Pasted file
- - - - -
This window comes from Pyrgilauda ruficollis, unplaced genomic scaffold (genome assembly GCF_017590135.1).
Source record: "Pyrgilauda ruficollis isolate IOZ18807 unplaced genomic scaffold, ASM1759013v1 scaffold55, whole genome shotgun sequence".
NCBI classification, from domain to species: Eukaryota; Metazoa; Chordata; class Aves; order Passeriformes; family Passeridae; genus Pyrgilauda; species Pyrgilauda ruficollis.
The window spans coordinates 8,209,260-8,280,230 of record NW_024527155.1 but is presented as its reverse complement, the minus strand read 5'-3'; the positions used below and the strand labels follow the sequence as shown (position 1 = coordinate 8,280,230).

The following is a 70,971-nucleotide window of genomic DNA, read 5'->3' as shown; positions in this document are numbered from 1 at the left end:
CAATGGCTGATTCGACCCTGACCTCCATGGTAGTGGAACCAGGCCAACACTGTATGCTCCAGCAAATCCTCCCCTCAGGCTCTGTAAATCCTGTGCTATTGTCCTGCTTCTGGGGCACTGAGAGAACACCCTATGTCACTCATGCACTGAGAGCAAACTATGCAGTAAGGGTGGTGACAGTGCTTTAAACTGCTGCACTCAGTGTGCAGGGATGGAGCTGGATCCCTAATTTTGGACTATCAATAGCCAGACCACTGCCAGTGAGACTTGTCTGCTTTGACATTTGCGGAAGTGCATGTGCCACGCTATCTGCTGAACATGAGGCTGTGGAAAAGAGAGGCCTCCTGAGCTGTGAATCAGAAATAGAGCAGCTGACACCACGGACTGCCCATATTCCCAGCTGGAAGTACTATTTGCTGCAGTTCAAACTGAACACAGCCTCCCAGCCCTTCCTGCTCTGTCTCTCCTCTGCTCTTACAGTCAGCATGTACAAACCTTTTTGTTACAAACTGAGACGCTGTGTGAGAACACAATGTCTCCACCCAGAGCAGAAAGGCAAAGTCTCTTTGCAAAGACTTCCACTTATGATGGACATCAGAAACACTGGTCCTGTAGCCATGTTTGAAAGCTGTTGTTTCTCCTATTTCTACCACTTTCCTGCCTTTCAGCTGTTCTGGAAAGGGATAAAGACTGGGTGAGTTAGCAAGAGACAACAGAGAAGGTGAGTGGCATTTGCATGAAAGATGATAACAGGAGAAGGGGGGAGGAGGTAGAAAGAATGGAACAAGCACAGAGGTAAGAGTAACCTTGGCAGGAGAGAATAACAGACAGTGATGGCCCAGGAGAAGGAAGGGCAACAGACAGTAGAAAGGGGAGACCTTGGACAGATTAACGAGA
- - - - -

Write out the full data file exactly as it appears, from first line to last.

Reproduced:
This window comes from Pyrgilauda ruficollis, unplaced genomic scaffold (genome assembly GCF_017590135.1).
Source record: "Pyrgilauda ruficollis isolate IOZ18807 unplaced genomic scaffold, ASM1759013v1 scaffold55, whole genome shotgun sequence".
NCBI classification, from domain to species: Eukaryota; Metazoa; Chordata; class Aves; order Passeriformes; family Passeridae; genus Pyrgilauda; species Pyrgilauda ruficollis.
The window spans coordinates 8,209,260-8,280,230 of record NW_024527155.1 but is presented as its reverse complement, the minus strand read 5'-3'; the positions used below and the strand labels follow the sequence as shown (position 1 = coordinate 8,280,230).

The following is a 70,971-nucleotide window of genomic DNA, read 5'->3' as shown; positions in this document are numbered from 1 at the left end:
CAATGGCTGATTCGACCCTGACCTCCATGGTAGTGGAACCAGGCCAACACTGTATGCTCCAGCAAATCCTCCCCTCAGGCTCTGTAAATCCTGTGCTATTGTCCTGCTTCTGGGGCACTGAGAGAACACCCTATGTCACTCATGCACTGAGAGCAAACTATGCAGTAAGGGTGGTGACAGTGCTTTAAACTGCTGCACTCAGTGTGCAGGGATGGAGCTGGATCCCTAATTTTGGACTATCAATAGCCAGACCACTGCCAGTGAGACTTGTCTGCTTTGACATTTGCGGAAGTGCATGTGCCACGCTATCTGCTGAACATGAGGCTGTGGAAAAGAGAGGCCTCCTGAGCTGTGAATCAGAAATAGAGCAGCTGACACCACGGACTGCCCATATTCCCAGCTGGAAGTACTATTTGCTGCAGTTCAAACTGAACACAGCCTCCCAGCCCTTCCTGCTCTGTCTCTCCTCTGCTCTTACAGTCAGCATGTACAAACCTTTTTGTTACAAACTGAGACGCTGTGTGAGAACACAATGTCTCCACCCAGAGCAGAAAGGCAAAGTCTCTTTGCAAAGACTTCCACTTATGATGGACATCAGAAACACTGGTCCTGTAGCCATGTTTGAAAGCTGTTGTTTCTCCTATTTCTACCACTTTCCTGCCTTTCAGCTGTTCTGGAAAGGGATAAAGACTGGGTGAGTTAGCAAGAGACAACAGAGAAGGTGAGTGGCATTTGCATGAAAGATGATAACAGGAGAAGGGGGGAGGAGGTAGAAAGAATGGAACAAGCACAGAGGTAAGAGTAACCTTGGCAGGAGAGAATAACAGACAGTGATGGCCCAGGAGAAGGAAGGGCAACAGACAGTAGAAAGGGGAGACCTTGGACAGATTAACGAGA